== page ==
The Prince of Aragon leaves quickly so as not to make any more of a fool of himself. Act three, Scene 2 Portia asks Bassanio to delay choosing a casket so that they can spend more time together.
Bassanio cannot postpone his choice, and asks to be able to take the test. Bassanio rejects gold as too gaudy and silver as too common. He chooses the paleness of the lead casket.
When Bassanio opens the lead casket, he finds a beautiful picture of Portia. He praises the beauty and likeness of the portrait. He then reads a poem that tells him that because he did not choose for outward appearance, he can win the hand of Portia and claim her with a kiss.
The Merchant of Venice
Bassanio wishes to marry Portia, but is unsure whether or not she really wants him. Shylock enters and cannot believe that Jessica would run away. But Shylock replies that he desires revenge just as any Christian might desire revenge, and that he is as human as any Christian. Portia expresses her love for Bassanio, and gives him her house, her servants, and herself by giving him a ring.
She tells Bassanio that if the ring is lost or given away that his love will also be ruined. Bassanio promises that the only way he will be parted from the ring is at his death. Nerissa indicates that she would be pleased to marry Gratiano.
Tubal enters and reports that he has not been able to find Jessica and Lorenzo. Shylock is very upset at her stealing his money and jewels. He grows even more upset when Tubal tells him that Jessica spent eighty ducats in one night in Genoa. However, Antonio is having even worse luck because another one of his merchant ships is shipwrecked in Tripoli. Shylock plans his revenge on Antonio if he cannot repay the debt.
Salerio gives a letter to Bassanio, and delivers the sad news that Antonio has lost all his ships and is now unable to repay Shylock. She tells Bassanio to go to Antonio and help him pay the debt. Bassanio reads the letter from Antonio that tells that he has forfeited the debt and must pay the penalty to Shylock. Lancelot teases Jessica about being Jewish.
Even though her husband will convert her to Christianity, she is still at fault because she can now eat pork and therefore the price of pork will go up in the marketplace. Teasing one another, they go in to supper. Antonio, accompanied by Solanio, pleads with Shylock for mercy, but Shylock insists on having his bond. Solanio tries to comfort Antonio with hope that the Duke of Venice will not allow Antonio to pay a pound of flesh.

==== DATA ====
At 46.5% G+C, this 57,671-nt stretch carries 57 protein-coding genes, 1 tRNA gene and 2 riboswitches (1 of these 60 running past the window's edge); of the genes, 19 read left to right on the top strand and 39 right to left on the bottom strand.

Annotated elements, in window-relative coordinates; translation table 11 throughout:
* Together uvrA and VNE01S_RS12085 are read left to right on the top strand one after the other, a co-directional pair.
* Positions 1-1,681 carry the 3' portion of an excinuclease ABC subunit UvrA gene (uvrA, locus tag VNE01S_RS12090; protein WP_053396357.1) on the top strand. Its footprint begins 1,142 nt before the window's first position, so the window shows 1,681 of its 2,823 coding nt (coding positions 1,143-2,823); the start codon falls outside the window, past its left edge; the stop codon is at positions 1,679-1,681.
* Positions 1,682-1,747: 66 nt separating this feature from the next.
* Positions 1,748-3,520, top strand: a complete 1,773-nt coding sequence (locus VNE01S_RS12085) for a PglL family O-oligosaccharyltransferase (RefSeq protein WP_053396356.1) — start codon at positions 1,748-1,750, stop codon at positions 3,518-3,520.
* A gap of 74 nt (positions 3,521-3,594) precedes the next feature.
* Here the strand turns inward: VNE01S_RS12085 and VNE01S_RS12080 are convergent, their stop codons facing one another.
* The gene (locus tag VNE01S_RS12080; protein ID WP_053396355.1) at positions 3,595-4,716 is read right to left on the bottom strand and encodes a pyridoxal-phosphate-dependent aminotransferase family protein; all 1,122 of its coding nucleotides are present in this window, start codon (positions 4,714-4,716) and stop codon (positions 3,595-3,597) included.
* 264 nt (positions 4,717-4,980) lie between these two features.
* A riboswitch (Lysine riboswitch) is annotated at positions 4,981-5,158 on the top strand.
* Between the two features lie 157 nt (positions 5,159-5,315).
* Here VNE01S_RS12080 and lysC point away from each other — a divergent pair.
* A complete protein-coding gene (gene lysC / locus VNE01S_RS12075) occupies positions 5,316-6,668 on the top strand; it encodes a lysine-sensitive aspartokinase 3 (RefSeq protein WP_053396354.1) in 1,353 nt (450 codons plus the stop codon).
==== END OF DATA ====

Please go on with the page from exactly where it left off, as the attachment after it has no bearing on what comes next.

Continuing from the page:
But Antonio responds that the law is the law, and his only hope is to see Bassanio before he dies. Once the judges are seated, the Duke pleads with Shylock to show mercy to Antonio. Shylock demands his bond, and no less. Antonio remarks that it is futile to think that Shylock will change his mind. The Duke asks Shylock how he ever expects to receive any mercy if he will never give any. Shylock points out that the Christians have slaves that they treat as less than human, and if Shylock would ask them to release their slaves and let them marry their children, all of them would refuse.
Similarly, he has a right to his bond, and the law of Venice supports his right to collect. In response, Gratiano calls Shylock a base dog and a brutal wolf. Portia announces that she and Nerissa will go to a convent, and that Lorenzo will be in charge of her house while she is gone.
When Jessica and Lorenzo leave, Portia sends Balthazar to fetch some special clothes from her cousin and bring them to her at the Venice ferry station. She then tells Nerissa that they are going to dress as men for a good purpose. If he sheds any blood, or takes any little bit more than an exact pound, Shylock will be sentenced to death and all his goods taken by the state.
Introduced by a letter from Dr.
Bellario, Portia enters disguised as a young lawyer named Balthazar. In questioning Shylock, Portia invites Shylock to choose mercy over justice because under justice we are all condemned, but only with mercy can anyone be saved. Shylock, however, demands justice as stated in the law. Shylock offers to take only his three thousand ducats, but Portia insists that he follow through with the forfeiture.